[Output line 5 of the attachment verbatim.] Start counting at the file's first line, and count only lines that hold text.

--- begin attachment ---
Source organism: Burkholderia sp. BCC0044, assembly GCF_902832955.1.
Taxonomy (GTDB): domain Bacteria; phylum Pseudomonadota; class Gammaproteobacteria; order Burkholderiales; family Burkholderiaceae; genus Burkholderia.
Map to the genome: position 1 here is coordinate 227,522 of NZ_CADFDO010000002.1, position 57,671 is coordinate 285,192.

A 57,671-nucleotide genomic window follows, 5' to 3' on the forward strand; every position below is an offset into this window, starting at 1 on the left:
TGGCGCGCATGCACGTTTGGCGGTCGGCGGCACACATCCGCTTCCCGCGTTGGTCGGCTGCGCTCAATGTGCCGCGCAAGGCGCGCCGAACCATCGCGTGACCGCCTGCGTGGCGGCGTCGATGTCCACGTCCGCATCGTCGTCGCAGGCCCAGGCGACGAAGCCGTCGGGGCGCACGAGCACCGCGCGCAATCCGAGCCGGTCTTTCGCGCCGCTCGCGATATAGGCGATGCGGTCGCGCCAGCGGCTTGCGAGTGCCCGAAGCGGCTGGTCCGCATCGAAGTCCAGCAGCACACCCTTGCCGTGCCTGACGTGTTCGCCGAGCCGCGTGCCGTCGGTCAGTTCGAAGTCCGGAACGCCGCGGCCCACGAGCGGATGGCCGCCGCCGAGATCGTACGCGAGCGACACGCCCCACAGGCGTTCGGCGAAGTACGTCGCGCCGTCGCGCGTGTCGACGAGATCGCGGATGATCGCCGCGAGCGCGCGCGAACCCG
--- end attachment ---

TGGCGCGCATGCACGTTTGGCGGTCGGCGGCACACATCCGCTTCCCGCGTTGGTCGGCTGCGCTCAATGTGCCGCGCAAGGCGCGCCGAACCATCGCGTGACCGCCTGCGTGGCGGCGTCGATGTCCACGTCCGCATCGTCGTCGCAGGCCCAGGCGACGAAGCCGTCGGGGCGCACGAGCACCGCGCGCAATCCGAGCCGGTCTTTCGCGCCGCTCGCGATATAGGCGATGCGGTCGCGCCAGCGGCTTGCGAGTGCCCGAAGCGGCTGGTCCGCATCGAAGTCCAGCAGCACACCCTTGCCGTGCCTGACGTGTTCGCCGAGCCGCGTGCCGTCGGTCAGTTCGAAGTCCGGAACGCCGCGGCCCACGAGCGGATGGCCGCCGCCGAGATCGTACGCGAGCGACACGCCCCACAGGCGTTCGGCGAAGTACGTCGCGCCGTCGCGCGTGTCGACGAGATCGCGGATGATCGCCGCGAGCGCGCGCGAACCCG